The way in which the multilayer structures according to the invention are obtained is not critical. All the usual techniques for assembling polymeric layers to produce the multilayer structures according to the invention may therefore be utilized. An example of such a technique which may be mentioned is thermal bonding with the aid of a solution of polymeric adhesive in an appropriate solvent or mixture of solvents. Solvents which are suitable for this assembly technique are, for example, aromatic hydrocarbons such as toluene, chlorinated hydrocarbons such as methylene chloride, ketones such as acetone and methyl ethyl ketone, ethers such as tetrahydrofuran and esters such as ethyl acetate, and their mixtures. Nevertheless, preference is given to tetrahydrofuran. In practice, thermal bonding with the aid of a solution of the polymeric adhesive is carried out cold by coating a film, a sheet or a panel of vinylidene fluoride polymer (or of polar polymer) by means of a solution of the polymeric adhesive, for example with the aid of a doctor blade, drying the coating and pressing the coated (precoated) film, sheet or panel with heating onto a film, a sheet or a panel of polar polymer (or of vinylidene fluoride polymer).

The optimum temperature and duration of thermal-bonding will be evaluated by experiments in each individual case. They depend, in particular, on the nature of the polar polymer, on the thickness of the polymeric layers which are assembled and on the processing additives which are optionally incorporated in the various polymers.

Other conventional techniques for assembling polymeric layers and suitable for producing the multilayer structures according to the invention are those in which the constituent polymers are processed at a temperature which is at least equal to their softening temperature, such as heat-lamination (pressing with heating polymeric layers preformed, for example, by extrusion), coextrusion and coextrusion-doubling.

One or other of these assembly techniques will be chosen as a function of the properties, especially thermal properties, of the polar polymer which it is desired to bond to the vinylidene fluoride polymer.

Structures with multiple polymeric layers to which preference is given are those resulting from an assembly by thermal bonding or by heat-lamination, by coextrusion or by coextrusion-doubling and which comprise three layers, in the present case and in this order, a layer of vinylidene fluoride polymer, a layer of polymeric adhesive according to the invention and a layer of polar polymer, the latter being preferably chosen from polyvinyl chloride (flexible or rigid), acrylonitrile/butadiene/styrene (ABS) copolymers and aromatic polycarbonates.

The thickness of the constituent polymeric layers of the multilayer structures according to the invention and the total thickness of the said structures are not critical and depend, of course, on the use for which they are intended. The structures with multiple polymeric layers according to the invention may therefore take the form of films, sheets, panels, tubes, hollow bodies, and the like.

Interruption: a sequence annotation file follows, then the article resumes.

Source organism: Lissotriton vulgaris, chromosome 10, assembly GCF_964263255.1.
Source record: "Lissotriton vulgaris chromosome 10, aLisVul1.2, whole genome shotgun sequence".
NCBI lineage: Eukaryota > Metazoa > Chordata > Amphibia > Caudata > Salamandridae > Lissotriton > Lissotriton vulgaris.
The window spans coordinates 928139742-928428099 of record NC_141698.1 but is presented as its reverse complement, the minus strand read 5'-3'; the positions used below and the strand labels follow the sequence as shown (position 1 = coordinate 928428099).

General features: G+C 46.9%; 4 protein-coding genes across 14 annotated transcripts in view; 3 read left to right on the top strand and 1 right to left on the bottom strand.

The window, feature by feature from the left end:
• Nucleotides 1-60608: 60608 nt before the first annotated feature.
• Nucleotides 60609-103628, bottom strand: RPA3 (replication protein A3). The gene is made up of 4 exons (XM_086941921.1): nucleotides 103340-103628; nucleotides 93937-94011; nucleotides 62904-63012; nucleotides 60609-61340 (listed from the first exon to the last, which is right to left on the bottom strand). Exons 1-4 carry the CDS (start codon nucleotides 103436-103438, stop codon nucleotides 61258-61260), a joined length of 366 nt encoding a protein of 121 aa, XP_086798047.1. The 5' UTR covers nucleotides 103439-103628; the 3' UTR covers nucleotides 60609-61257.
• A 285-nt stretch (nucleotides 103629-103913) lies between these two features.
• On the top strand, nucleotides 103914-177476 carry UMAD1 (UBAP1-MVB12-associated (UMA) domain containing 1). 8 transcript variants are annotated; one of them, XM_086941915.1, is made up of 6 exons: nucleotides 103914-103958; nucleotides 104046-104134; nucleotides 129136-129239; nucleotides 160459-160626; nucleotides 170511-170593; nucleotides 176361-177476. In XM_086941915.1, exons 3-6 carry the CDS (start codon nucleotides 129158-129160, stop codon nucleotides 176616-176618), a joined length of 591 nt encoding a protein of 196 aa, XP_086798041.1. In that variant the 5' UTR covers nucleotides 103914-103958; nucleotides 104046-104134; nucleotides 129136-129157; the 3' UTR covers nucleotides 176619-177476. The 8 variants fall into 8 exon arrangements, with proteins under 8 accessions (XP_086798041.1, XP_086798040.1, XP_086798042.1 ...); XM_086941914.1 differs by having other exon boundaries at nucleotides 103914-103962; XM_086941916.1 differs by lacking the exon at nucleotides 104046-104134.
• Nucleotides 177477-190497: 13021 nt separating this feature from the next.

The structures with multiple polymeric layers according to the invention may be advantageously employed, in the form of films, sheets, panels, tubes or hollow bodies, in fields of application requiring a high chemical inertness, such as in the chemical, pharmaceutical and food processing industries, or a high resistance to ultraviolet rays, such as, for example, in the manufacture of agricultural or greenhouse films. Practical, nonlimiting uses of multilayer composites according to the invention which may be mentioned by way of examples are corrosion-resistant multilayer tubes comprising a rigid polyvinyl chloride layer, multilayer films and sheets for agriculture, comprising a flexible or rigid polyvinyl chloride or polymethyl methacrylate layer, multilayer tarpaulins and sails comprising a polyurethane or polyethylene terephthalate layer and panels comprising an ABS layer in which the layers consisting of the abovementioned polar polymers are bonded to a vinylidene fluoride polymer layer by the use of a polymeric adhesive according to the invention.

The examples which follow illustrate the invention without, however, limiting it.

Examples 1 to 4 and 7 to 10, according to the invention, and Examples 5 and 6, for comparison, all relate to multilayer structures obtained by thermal bonding of a polyvinylidene fluoride film, 125 μm in thickness, to a flexible polyvinyl chloride sheet 1.5 mm in thickness, obtained by processing a composition containing 68 parts of diisodecyl phthalate per 100 parts by weight of polyvinyl chloride.

Examples 11, 13, 15, 17, 18, 19 and 21, according to the invention, and Examples 12, 14, 16, 20 and 22, for comparison, relate to multilayer structures obtained by thermal bonding of a polyvinylidene fluoride film, 125 μm in thickness, to films, sheets or panels, depending on the thickness, of various polar polymers whose nature is given in Table I, appended. This same table also shows the thickness of the polar polymer layers.